Now if the women were somehow coerced that would be one thing, but the information in the article suggests nothing of the sort. I'm continually disappointed by people of many religious traditions around the world who seem to have the idea that sexuality is incompatible with spiritual realization. In fact, in my experience it's the other way around - denying part of your fundamental nature is to divide consciousness rather than exalt it. This strikes me as the pathway to spiritual failure, not enlightenment or metanoia or whatever term your tradition uses for spiritual realization. I know that I would rather have a guru who has a positive attitude toward his or her sexuality rather than one who considers it debased or evil.

UPDATE: A month after stepping down as the head of his spiritual center, Nithyananda Swami has been arrested and presumably charged with the aforementioned "outraging religious feelings." I'm guessing there are at least a few American religious figures caught in scandals over the last several years who are very glad we don't have that particular law here in the States.

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5 comments:

Gordon said...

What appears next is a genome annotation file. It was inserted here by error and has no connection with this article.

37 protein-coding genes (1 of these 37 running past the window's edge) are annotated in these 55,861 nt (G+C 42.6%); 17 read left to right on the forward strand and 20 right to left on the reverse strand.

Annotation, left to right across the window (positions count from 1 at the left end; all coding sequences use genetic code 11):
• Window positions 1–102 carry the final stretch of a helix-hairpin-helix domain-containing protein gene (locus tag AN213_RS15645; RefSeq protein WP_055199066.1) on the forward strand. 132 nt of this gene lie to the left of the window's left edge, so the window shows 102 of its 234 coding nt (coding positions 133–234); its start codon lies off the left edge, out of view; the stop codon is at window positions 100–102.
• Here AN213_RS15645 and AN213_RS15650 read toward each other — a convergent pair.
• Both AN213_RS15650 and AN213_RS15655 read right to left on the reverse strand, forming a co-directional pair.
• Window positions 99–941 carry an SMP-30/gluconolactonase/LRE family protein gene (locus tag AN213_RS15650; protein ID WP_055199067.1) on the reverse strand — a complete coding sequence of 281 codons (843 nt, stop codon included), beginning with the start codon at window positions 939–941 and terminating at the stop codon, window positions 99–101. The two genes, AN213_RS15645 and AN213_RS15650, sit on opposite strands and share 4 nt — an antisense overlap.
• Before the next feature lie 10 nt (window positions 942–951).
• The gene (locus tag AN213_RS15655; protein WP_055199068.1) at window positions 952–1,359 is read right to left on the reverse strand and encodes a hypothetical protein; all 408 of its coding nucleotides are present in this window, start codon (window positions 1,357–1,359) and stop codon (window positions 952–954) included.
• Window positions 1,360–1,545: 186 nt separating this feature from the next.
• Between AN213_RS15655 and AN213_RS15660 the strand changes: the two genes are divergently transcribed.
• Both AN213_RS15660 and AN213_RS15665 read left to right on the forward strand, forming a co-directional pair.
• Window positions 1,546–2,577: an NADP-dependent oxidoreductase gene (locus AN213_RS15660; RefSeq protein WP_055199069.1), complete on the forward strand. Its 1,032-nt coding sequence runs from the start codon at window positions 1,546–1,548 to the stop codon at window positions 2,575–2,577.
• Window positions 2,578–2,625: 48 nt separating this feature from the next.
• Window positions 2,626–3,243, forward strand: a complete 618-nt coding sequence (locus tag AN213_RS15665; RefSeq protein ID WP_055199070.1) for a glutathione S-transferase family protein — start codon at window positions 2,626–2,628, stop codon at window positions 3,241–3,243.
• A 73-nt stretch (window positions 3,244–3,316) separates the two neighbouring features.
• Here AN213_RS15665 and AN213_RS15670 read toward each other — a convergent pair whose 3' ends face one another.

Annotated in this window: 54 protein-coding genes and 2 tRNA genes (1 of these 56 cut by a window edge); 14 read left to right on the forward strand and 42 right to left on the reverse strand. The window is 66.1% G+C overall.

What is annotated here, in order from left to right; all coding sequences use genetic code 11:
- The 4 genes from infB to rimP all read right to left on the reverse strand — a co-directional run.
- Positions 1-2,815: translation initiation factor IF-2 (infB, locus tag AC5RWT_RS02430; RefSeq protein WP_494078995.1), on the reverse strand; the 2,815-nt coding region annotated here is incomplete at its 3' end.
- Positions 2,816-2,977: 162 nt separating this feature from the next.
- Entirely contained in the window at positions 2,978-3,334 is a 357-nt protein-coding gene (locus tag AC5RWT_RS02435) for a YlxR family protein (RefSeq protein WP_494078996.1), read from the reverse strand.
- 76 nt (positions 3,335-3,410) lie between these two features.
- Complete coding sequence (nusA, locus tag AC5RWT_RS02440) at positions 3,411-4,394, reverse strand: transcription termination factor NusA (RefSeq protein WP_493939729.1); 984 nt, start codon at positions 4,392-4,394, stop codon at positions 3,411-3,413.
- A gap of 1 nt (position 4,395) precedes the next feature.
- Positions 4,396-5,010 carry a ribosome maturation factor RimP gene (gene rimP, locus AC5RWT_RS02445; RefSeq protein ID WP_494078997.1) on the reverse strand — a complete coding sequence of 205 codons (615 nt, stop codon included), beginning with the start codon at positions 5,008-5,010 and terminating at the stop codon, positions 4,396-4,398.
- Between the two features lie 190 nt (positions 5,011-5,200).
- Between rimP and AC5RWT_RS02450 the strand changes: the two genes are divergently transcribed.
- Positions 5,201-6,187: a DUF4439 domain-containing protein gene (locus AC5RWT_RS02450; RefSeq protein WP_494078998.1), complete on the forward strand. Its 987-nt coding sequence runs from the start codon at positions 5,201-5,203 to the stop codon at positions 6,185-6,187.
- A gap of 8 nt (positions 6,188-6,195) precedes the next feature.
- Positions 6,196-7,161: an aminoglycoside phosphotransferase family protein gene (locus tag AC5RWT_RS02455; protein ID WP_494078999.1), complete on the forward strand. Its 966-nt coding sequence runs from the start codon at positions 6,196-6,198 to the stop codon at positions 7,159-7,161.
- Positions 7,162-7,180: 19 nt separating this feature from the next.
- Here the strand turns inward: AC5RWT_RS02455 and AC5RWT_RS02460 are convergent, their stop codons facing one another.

A clean-up is definitely called for -especially in India. There are some really preposterous people making the most absurd claims.

Did you catch this article in the Times of London? "Sceptic challenges guru to kill him live on TV." http://www.timesonline.co.uk/tol/news/world/asia/article7067989.ece

Ananael Qaa said...

No I hadn't seen that - it's pretty ridiculous.

Anybody who's cast a working death spell should know that they need to run for a couple of months in order to be effective. Even a month isn't usually long enough, let alone a couple of minutes. The fact that this guru thought otherwise marks him as profoundly ignorant.

Gordon said...

Yep, yep. Hence India being in dire need of a shake up of its guru economy.

Finding spiritual guidance is difficult enough as it is. Throw charlatans in the mix and it's nigh on impossible.

perruche-verte said...

Funny thing about that "Tantrik Challenge"... the guru who attempted to kill the skeptic on TV was supposedly a famous magician with many highly placed clients, yet no one seems to have heard of him before that event.

Try Googling for him. There are no pages with references to him prior to the date of that broadcast.

I tend to agree with the Satya Sai Baba people that the whole thing was probably a set-up by that "rationalist" group:

http://www.saisathyasai.com/baba/great-tantra-challenge-sanal-edamaruku-joseph-samkhya-surinder-sharma.html

Ananael Qaa said...

That is suspicious, especially considering that it sounds like this supposed "Tantrik" wasn't even performing his spells correctly.

I don't know that it was necessarily a setup, but you're right that it could have been. It might also be the case that this individual was the only magician they could find who was willing to try, precisely because he was so ignorant of how such spells work.